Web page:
If you’re coming from a professional background in salaried positions, the chances are that you’ve never hired anyone before. And even if you have, hiring someone for your own business will be a daunting task.
It certainly was for me. I thought that I could manage all that work by myself just fine, so why bother hiring. But I limited myself by doing things that kept me from doing more meaningful work. I was spreading myself too thin, trying to multitask when each task would have deserved my full attention.
Sure, it’s great to help customers through live chat. But should I not have spent the time fixing the very issues they complained about? Could someone else not have a friendly conversation and show them a link to the article in the knowledge base where all the steps were laid out? Most importantly, did it really need to be me?
The Mistakes I Made When I Thought I Didn’t Need to Hire
My first mistake was to think that it would only be reasonable to hire when there would be enough work for a full-time position. To this day, I don’t know why I didn’t think of hiring someone part-time, but to me, a job was a full-time endeavor. This resulted in a strange scenario: I never felt it would be enough work for a hire, because not only could I do it myself, but I would also fit other things into my workday. The fact that I worked 12 hours or more every day of the week seemed to not have registered in my entrepreneurial brain.
Hiring someone could have saved me countless hours of work every day, freeing my mind from focusing on the mundane parts of the business at all times. Sometimes, in between customer service chats, I would get a glimpse of what that life could be. I just shrugged it off, but I should have acted on that initial feeling and hired someone to help me.
My second mistake was to think that onboarding a new hire would be too much work. It turned out that waiting to onboard a new hire is even more work, as it just adds all the tasks you don’t get to delegate on top of the onboarding efforts. I completely misjudged how effective other people can be at learning a new task. I also underestimated the impact of being well-prepared by having built a sellable business.
If you’re using Standard Operating Procedures in your business, the effort of onboarding will be rather low, as you can just give the new employee access to the relevant processes and documentation. Provided that you created meaningful, exhaustive, and instructive documentation, your new hire can explore the scope of their job and prepare for what is to come.
How and Whom to Hire
You always hear that you should hire slowly. That’s true; you don’t want to waste resources when you could do it yourself or build automation to take care of it. But once you see that you’re stuck doing work you don’t enjoy that others could do for you, hire quickly.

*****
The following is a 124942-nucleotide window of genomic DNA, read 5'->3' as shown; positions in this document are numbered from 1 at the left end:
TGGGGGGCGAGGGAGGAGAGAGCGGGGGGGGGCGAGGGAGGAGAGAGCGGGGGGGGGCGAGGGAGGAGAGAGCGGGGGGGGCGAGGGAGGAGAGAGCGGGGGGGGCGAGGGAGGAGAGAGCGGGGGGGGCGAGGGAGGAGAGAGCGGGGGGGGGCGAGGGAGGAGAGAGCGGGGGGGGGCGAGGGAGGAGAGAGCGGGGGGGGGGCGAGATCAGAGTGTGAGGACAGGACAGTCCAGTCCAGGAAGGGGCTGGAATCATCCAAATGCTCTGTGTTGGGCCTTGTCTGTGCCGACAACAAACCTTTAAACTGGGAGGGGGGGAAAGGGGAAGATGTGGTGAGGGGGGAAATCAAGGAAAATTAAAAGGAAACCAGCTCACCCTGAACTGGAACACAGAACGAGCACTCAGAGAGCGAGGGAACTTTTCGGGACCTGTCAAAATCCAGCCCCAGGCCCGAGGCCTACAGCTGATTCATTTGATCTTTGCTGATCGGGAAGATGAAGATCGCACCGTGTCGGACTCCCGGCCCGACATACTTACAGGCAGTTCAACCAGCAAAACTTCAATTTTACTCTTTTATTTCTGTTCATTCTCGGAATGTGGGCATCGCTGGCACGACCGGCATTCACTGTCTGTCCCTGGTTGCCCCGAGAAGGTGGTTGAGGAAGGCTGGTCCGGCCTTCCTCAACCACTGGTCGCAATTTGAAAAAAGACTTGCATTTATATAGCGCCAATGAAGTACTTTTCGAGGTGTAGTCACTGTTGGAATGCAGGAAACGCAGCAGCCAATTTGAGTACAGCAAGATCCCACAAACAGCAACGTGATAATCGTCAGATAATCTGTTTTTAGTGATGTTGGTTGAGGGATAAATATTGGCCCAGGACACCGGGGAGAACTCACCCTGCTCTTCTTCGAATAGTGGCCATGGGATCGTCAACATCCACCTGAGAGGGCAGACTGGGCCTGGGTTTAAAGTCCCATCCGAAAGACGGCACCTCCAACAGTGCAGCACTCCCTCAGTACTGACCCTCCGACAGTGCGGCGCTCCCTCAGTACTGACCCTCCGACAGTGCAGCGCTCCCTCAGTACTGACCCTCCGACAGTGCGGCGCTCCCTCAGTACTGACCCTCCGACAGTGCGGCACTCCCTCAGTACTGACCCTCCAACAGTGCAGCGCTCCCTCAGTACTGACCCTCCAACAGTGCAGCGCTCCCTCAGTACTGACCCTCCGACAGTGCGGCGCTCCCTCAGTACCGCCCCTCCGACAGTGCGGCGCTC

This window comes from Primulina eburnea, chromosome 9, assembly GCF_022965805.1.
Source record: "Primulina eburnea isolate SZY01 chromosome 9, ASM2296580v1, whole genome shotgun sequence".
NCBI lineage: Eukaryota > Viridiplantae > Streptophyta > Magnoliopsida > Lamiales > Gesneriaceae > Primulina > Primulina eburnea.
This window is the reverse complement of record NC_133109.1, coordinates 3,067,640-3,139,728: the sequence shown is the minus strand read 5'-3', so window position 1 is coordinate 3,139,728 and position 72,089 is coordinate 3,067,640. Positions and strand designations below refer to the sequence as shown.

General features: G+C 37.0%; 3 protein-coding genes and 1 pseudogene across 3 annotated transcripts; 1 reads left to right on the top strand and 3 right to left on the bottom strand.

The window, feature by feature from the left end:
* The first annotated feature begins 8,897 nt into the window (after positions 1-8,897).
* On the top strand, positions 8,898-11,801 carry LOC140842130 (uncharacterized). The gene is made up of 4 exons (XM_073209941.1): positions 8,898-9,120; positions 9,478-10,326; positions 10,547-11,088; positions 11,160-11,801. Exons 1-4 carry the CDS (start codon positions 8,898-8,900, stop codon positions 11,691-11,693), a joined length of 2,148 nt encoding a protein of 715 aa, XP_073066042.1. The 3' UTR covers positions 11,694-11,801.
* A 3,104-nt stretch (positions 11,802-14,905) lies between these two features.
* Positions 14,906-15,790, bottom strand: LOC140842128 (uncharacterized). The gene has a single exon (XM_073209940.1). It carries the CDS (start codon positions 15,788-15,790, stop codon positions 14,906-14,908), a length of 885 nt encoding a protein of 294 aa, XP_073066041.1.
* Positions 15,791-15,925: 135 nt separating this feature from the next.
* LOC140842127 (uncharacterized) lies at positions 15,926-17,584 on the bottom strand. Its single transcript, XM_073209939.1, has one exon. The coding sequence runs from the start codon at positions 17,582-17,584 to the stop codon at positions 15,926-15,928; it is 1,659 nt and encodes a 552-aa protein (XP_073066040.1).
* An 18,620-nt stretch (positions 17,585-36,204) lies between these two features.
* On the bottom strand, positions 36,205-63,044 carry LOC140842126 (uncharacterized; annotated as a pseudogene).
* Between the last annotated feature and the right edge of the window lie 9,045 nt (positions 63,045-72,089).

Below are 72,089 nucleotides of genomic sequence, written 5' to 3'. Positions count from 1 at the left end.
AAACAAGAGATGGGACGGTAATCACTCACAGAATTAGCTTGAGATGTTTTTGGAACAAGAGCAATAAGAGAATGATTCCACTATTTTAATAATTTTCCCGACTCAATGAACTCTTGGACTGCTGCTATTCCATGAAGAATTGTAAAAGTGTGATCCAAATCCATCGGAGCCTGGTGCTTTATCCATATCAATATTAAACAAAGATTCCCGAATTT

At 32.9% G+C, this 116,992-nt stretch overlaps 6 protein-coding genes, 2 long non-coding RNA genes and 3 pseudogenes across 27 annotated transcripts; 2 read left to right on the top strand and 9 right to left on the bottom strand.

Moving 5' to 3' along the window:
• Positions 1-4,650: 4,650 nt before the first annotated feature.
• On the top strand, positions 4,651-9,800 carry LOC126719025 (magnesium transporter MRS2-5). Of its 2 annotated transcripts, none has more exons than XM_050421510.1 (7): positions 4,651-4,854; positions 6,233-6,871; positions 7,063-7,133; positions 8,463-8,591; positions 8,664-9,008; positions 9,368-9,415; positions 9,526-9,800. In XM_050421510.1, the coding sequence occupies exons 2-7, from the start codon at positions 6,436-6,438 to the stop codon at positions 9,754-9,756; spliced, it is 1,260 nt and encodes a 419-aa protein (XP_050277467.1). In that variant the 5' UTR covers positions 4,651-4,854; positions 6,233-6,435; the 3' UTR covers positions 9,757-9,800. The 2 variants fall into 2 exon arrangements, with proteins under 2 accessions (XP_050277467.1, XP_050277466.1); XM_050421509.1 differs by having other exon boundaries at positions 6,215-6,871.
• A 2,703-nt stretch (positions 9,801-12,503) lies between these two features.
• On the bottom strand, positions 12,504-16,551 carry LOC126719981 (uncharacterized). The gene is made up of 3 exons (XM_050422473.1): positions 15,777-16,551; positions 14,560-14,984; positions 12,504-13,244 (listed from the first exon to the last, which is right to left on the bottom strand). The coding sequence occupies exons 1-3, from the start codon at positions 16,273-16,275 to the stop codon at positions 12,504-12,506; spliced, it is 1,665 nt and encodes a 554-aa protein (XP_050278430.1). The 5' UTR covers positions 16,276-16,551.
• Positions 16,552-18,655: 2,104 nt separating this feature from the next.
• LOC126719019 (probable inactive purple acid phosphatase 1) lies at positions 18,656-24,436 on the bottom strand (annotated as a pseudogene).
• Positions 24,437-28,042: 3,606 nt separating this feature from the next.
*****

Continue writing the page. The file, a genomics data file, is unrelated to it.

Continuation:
Choosing what position to hire for will be a very subjective decision. After all, your preferences and tolerance for doing certain jobs are uniquely yours. Only you know when enough is enough.
In most SaaS businesses, customer service positions will be the first ones for which you may want to hire. While software can scale indefinitely, you can’t. Once your customer base grows, you can automate as much as possible, but there will still be unforeseen problems at random points in time. Finding someone to triage these issues and sending only the most important ones through to you will free up significant space on your calendar and in your mind.
Marketing and sales positions can also be hired for quite early. For all three roles, you, as a founder, must instill the voice and tone of the messaging into your early employees. Until now, you have always been yourself, speaking to the customers the way you speak. It’s essential to keep this style consistent.
Hire someone for the work that annoys you most. Repeat until you enjoy all the work you do.
How to Find Your Perfect Hire
There are two places that I recommend checking out before you head over to the regular job portals and recruiting agencies: expert communities and within your customer base. I’ve found both to yield excellent results in multiple startups I’ve been with.
Expert communities work extremely well for finding developers, designers, and marketers. As a bootstrapped founder, you are at least partially a developer, designer, and marketer. During your entrepreneurial journey, you will have encountered the communities where other professionals hang out. You will likely even have asked a few questions or chatted with other founders. When you are looking into hiring someone, go into the communities that you found most inviting, and offer the job there first. You’ll pre-filter your applicants that way, and have a much higher chance of finding someone who will fit your culture.
Your customers can be a hunting ground for potential employees as well. Particularly for marketing and customer service positions, there are a lot of opportunities when searching for candidates among your customers. No one knows more about the struggles and needs of your customers than your customers themselves. That makes them ideal candidates to take over the jobs that involve talking to prospective or existing patrons of your business. They speak their language, and they know their pain even more than you. They are destined to build bridges and foster relationships with people they innately understand.
I had great success with both kinds of communities both within FeedbackPanda and at a previous startup. Hiring customer service experts from within our customer base was particularly effective in both cases. If you find a person who is looking for something new and is already aware of your company, all it takes is for them to have a background in the field. As people change jobs every few years, it’s not uncommon to find a marketing expert who has become a teacher or a customer service professional who also is interested in local food logistics. You don’t know what talent slumbers among your customers until you ask.